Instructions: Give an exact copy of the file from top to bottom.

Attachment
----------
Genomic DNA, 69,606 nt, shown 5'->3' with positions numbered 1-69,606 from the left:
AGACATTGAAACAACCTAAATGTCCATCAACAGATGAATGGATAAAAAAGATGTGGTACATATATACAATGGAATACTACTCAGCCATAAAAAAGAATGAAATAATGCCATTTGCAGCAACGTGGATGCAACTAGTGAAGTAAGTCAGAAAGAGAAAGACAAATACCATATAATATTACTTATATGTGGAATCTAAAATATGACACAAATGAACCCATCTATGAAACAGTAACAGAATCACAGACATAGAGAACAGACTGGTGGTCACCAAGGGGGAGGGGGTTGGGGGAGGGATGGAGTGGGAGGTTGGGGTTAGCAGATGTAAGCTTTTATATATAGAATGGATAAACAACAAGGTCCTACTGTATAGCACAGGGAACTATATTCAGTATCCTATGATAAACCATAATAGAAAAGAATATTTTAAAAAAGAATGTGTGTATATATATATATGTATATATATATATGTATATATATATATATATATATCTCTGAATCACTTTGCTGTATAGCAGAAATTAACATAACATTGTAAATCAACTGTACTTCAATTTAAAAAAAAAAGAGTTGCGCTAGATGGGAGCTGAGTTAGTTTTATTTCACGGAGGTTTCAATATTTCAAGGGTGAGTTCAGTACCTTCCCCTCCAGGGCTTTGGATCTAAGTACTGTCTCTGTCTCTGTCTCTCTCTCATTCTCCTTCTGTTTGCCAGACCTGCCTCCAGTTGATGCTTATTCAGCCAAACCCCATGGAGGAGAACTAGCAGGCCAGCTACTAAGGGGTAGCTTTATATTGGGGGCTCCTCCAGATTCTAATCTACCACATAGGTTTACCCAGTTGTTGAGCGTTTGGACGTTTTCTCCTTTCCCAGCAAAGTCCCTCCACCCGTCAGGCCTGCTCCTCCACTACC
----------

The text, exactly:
Genomic DNA, 69,606 nt, shown 5'->3' with positions numbered 1-69,606 from the left:
AGACATTGAAACAACCTAAATGTCCATCAACAGATGAATGGATAAAAAAGATGTGGTACATATATACAATGGAATACTACTCAGCCATAAAAAAGAATGAAATAATGCCATTTGCAGCAACGTGGATGCAACTAGTGAAGTAAGTCAGAAAGAGAAAGACAAATACCATATAATATTACTTATATGTGGAATCTAAAATATGACACAAATGAACCCATCTATGAAACAGTAACAGAATCACAGACATAGAGAACAGACTGGTGGTCACCAAGGGGGAGGGGGTTGGGGGAGGGATGGAGTGGGAGGTTGGGGTTAGCAGATGTAAGCTTTTATATATAGAATGGATAAACAACAAGGTCCTACTGTATAGCACAGGGAACTATATTCAGTATCCTATGATAAACCATAATAGAAAAGAATATTTTAAAAAAGAATGTGTGTATATATATATATGTATATATATATATGTATATATATATATATATATATCTCTGAATCACTTTGCTGTATAGCAGAAATTAACATAACATTGTAAATCAACTGTACTTCAATTTAAAAAAAAAAGAGTTGCGCTAGATGGGAGCTGAGTTAGTTTTATTTCACGGAGGTTTCAATATTTCAAGGGTGAGTTCAGTACCTTCCCCTCCAGGGCTTTGGATCTAAGTACTGTCTCTGTCTCTGTCTCTCTCTCATTCTCCTTCTGTTTGCCAGACCTGCCTCCAGTTGATGCTTATTCAGCCAAACCCCATGGAGGAGAACTAGCAGGCCAGCTACTAAGGGGTAGCTTTATATTGGGGGCTCCTCCAGATTCTAATCTACCACATAGGTTTACCCAGTTGTTGAGCGTTTGGACGTTTTCTCCTTTCCCAGCAAAGTCCCTCCACCCGTCAGGCCTGCTCCTCCACTACC